The Prescription Medications Most Parents Don’t Realize Their Kids Are Misusing
You’re familiar with what illegal substances look like — a mysterious white powder or bottle of liquid in your kid’s backpack would surely give you reason to sit them down for a chat. While illicit drugs are still a problem country-wide, they’re not all you have to watch for. According to the Substance Abuse and Mental Health Services Administration, prescription misuse is the fastest growing drug problem in the nation. And it’s not just the adults that are reaching for bottles of pills — it’s also teens.
Teens and prescription drugs
The National Institute of Drug Abuse found some alarming data when it came to teens and prescription pills. Just last year, 12% of 12th graders reported taking any kind of Rx drug that was not prescribed to them by a doctor, with amphetamines being the most common. So, why is it such a problem? Well, teens tend to think if a doctor gives out the drug, it’s safer to take than the street drugs they’ve been told to avoid. The issue here is they can be just as addictive and harmful.
Interested to see what your teen might be taking? Here are the top prescription medications to have on your radar.
Next: This drug is often prescribed after surgery.
This pain medication is one of the most commonly misused of prescription pills. While some teens may go into their parents’ medicine cabinets and grab it for themselves, there’s more to it. CNBC reports there were 131 million more opioid pain reliever scripts written in 2013 than there were in 1991. And you can be as young as 11 years old and obtain an OxyContin prescription after surgery. Prescription pain meds are a slippery slope to dangerous street drugs, too.
Next: Most teens assume this prescription medication isn’t dangerous.
Kids with ADHD can certainly benefit from Ritalin, but unfortunately, there are many teens who are using the drug for other purposes. ABC News reports many young adults use this drug for weight loss, to get high, or to help them study for their exams. Some teens are even going so far as to fake symptoms so doctors will write them a prescription. Subsequently, emergency room visits due to Ritalin are on the rise.
Jacob Stone, a high school student who previously misused Ritalin, told the publication a lot of younger kids were interested in it because they didn’t see it to be as dangerous as other drugs. In reality, it can have cocaine-like effects in those who don’t need it and take too much. Many parents are in the dark about this misuse — don’t be one of them.
Next: Addiction is just part of the problem with these pills.
10. Weight-loss pills
Teenagers are under immense pressure — between school, their parents and peers, there’s a strong desire to fit in with the cool crowd. This can lead many to take weight-loss pills unnecessarily. Over-the-counter varieties can be dangerous, but be particularly wary if you have your own prescription weight-loss supplements around your home. AddictionCenter.com says Didrex is a common diet pill that has the potential for dependence and addiction because it can also cause a euphoric feeling.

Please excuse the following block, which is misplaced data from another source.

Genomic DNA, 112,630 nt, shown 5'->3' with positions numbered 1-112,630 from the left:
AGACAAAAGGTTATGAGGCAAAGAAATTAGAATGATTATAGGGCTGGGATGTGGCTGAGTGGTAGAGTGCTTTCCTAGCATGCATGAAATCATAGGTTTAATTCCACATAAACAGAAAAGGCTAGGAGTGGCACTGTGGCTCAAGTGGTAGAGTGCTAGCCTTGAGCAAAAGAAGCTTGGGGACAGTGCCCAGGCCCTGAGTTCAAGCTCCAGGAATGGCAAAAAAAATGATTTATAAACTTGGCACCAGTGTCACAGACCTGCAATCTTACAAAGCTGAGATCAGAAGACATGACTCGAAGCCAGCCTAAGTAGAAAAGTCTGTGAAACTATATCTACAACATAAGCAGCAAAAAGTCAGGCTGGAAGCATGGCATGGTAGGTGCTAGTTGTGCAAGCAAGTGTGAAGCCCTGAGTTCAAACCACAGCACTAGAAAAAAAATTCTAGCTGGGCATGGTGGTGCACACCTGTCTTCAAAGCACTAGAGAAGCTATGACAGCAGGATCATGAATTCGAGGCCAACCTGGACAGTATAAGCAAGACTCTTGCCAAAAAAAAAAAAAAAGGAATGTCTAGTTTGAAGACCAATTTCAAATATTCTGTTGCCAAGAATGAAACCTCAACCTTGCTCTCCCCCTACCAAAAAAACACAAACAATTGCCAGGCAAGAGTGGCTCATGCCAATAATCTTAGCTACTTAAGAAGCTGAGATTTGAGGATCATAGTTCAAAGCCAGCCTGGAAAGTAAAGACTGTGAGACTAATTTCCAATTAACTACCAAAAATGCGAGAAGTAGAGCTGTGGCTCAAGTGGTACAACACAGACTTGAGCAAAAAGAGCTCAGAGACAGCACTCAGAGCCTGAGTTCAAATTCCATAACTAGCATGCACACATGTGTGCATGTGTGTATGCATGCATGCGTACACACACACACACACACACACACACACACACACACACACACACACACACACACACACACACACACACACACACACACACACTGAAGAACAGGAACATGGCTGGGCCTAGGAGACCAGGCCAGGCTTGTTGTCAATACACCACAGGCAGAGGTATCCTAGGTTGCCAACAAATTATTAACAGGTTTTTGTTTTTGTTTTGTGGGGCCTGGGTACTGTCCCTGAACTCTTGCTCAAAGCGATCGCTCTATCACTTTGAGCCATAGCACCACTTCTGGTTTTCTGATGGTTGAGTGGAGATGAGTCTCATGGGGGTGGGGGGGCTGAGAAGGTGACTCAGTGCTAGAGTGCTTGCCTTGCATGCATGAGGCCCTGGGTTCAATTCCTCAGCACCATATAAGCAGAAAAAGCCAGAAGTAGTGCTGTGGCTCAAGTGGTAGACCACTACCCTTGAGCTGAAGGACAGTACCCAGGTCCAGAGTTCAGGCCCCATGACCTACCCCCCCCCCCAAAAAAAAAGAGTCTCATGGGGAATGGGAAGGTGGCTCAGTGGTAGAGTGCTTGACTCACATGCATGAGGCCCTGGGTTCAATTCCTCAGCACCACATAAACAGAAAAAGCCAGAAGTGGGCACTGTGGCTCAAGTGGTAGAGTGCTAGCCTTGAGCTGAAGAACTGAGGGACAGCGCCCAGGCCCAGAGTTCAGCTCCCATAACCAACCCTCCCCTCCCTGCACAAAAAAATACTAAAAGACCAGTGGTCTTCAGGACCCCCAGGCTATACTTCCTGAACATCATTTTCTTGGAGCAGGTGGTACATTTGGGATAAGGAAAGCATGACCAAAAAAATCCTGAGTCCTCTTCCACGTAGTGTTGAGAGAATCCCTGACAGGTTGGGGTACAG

Next: Overdosing on this painkiller can result in a coma.
Here’s another painkiller that many health professionals believe is over-prescribed. Narconon International reports one in five teens in high school has tried Vicodin, even though it’s well-known for being highly addictive. So, why are kids today abusing it? It’s made of two parts — hydrocodone and acetaminophen. The hydrocodone gives them euphoria, while the acetaminophen relieves pain. If your child does become addicted to Vicodin, things can escalate quickly — it can cause convulsions, seizures, or coma in the event of an overdose.
Next: Do you really know what your kids do to relieve stress?
Most teens don’t talk about this drug by its proper name — it’s more common to hear it referred to as “zannies,” “bars,” or “downers.” No matter which name you hear it by, Xanax has been a huge problem among teens and young adults for quite some time now. The Teen Treatment Center explains this prescription is typically given to those who have sleep troubles or panic attacks. But, many kids will use this drug to ease the stress of school, friends, and family. And when taken with alcohol, the combination can be lethal.
Because prescription meds can all look the same, here’s something to keep in mind if you need to identify a pill: Xanax are typically football shaped and have the name imprinted on them.
Next: Adding alcohol to the equation makes things even worse.
Not all teens go for painkillers when misusing drugs — some go for prescriptions like Valium because they view it as being less dangerous than OxyContin or Vicodin. In fact, Newport Academy reports a good number of teens believe their parents wouldn’t even care if they were heavily taking Valium. While kids may like this prescription drug because it makes them feel relaxed after a stressful day of school, it can cause the body’s systems to become dangerously slow. And when taken with alcohol, it can cause major breathing issues and prove fatal.
Next: A planner, internet access, and textbooks aren’t the only study aids students are using.
Late-night studying and hours of homework can be tough on teens and young adults. While some are able to hunker down and get it done with just an energy drink, others may use Adderall to help them get through the sleepless nights. U.S. News & World Report says Adderall use among high school seniors is extremely high — 7.5% of them were using it in 2015, often as a way to help them study.